Forrester: Rapid Cloud Adoption Drives Demand for Security ToolsCloud services revenue is poised to skyrocket from $114 billion in 2016 to $236 billion by 2020, driving the market for products to secure data in the cloud.
The global cloud services market is poised to skyrocket from $114 billion in 2016 to $236 billion by 2020. Its rapid growth is driving the market for cloud security tools, which will increase from $1 billion in 2016 to $3.5 billion in 2021.
Researchers at Forrester recently published the Cloud Security Solutions Forecast, which includes predictions of how the market for products like cloud access security brokers (CASBs), centralized cloud security management (CCSM), hypervisor security, and infrastructure-as-a-service and platform-as-a-service will grow over the next five years.
Businesses are moving more analytics and core businesses applications to the public cloud, driven by the flexibility it provides. While public cloud providers run data centers more efficiently and securely than tech managers would, cloud security is still a major concern.
Traditional security tools aren't enough to monitor data moving to and from the cloud, and between cloud platforms. Forrester found the cloud security market will grow 28% each year from 2016 to 2021 as the cloud grows in complexity and more security is needed.
Andras Cser, vice president and principal analyst for security and risk management at Forrester, says there are two key elements increasing cloud complexity. The cloud is a changing and moving target to secure, for one, and on-premise technologies aren't as effective in the cloud.
Public, private, and hybrid cloud all coexist and serve different needs and applications, the report states. More people are using sanctioned and unsanctioned cloud applications, sending data inside and outside the organization.
"Shadow IT causes a lot of concern," says Cser. Businesses are worried about the complications of monitoring data in the cloud. "If you don't understand what applications you're using, and the data in those applications, you can't understand the risks."
Data security is one of the top drivers of cloud security spend, especially the complications of monitoring data across cloud applications. Other factors include conversion from on-premise to hybrid cloud, data loss prevention, identity and access management, and compliance.
"There's a lot more concern around data security," he explains. "Companies are showing markedly more interest. Breaches are increasing, and we've seen a lot of internal security guidelines becoming more stringent."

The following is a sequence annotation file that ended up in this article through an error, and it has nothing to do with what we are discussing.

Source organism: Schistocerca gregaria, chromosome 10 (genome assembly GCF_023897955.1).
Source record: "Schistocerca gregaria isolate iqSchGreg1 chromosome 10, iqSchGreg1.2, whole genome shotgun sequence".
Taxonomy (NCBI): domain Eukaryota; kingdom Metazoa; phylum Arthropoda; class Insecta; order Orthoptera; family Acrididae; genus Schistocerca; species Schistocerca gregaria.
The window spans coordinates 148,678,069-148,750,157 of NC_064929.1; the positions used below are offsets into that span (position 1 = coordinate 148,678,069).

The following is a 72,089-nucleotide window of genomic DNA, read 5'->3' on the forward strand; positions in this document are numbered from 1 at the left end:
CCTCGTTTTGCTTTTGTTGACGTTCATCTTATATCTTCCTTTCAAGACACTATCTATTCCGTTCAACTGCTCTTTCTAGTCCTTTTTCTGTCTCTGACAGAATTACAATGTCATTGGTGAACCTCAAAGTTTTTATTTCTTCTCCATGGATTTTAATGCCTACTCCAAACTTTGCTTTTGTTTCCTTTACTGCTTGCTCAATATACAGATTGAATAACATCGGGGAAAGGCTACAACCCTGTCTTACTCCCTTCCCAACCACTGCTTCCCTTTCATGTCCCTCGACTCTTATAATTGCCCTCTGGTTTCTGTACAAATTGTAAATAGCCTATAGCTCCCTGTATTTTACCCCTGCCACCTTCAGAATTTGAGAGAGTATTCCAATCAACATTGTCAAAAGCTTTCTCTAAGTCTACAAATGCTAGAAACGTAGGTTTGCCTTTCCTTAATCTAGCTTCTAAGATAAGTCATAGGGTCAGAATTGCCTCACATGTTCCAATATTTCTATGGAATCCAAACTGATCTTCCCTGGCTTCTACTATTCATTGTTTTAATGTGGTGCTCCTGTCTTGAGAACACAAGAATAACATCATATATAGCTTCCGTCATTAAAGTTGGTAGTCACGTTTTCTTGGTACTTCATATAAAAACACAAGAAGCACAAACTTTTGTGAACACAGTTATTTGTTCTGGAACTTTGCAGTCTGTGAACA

Businesses are also recognizing a lack of good key management among cloud providers, he says. As a result, they're willing to spend more money, resources, and time on management. Many are realizing the need to automate security as they move workloads to the cloud.
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Forrester found the growth of software-as-a-service (SaaS) as slowed, but infrastructure-as-a-service (IaaS) and platform-as-a-service (PaaS) are both seeing aggressive growth. More than 50% of security leaders are worried about the risk of SaaS, PaaS, IaaS, and virtualization in the data center.
More businesses are using multiple IaaS cloud providers as individual providers don't offer cross-platform security support, the report explains. For example, for AWS users, it's not easy to enable centralized security management for workloads in clouds outside AWS.
About half of security leaders prefer to use third-party security vendors to protect their SaaS and IaaS operations. Forrester found that many believe if the cloud provider gets hacked, their data is useless to hackers who have no access to the encryption keys.
"In the last two years, native IaaS and PaaS security have become an increasingly important part of the cloud security ecosystem," says Jennifer Adams, Forrester senior forecast analyst focusing on business technology and ecommerce. This is the first time IaaS and PaaS have been included in this forecast, she says, and they make up the report's fastest-growing segment.
It's worth noting that cloud tools aren't enough to fully defend against security problems.
"Solutions and technical capabilities won't solve all the problems by themselves," says Cser, noting that people and processes are also important. Technology aside, security teams must think about governance, training, communication, recertification, and vendor selection.
"I think it's improving, and people are recognizing many areas may be falling short of requirements," he continues. Cser advises businesses to take steps toward cloud security with privileged identity management, risk assessments, and data classification and discovery.
Kelly Sheridan is the Staff Editor at Dark Reading, where she focuses on cybersecurity news and analysis. She is a business technology journalist who previously reported for InformationWeek, where she covered Microsoft, and Insurance & Technology, where she covered financial ... View Full Bio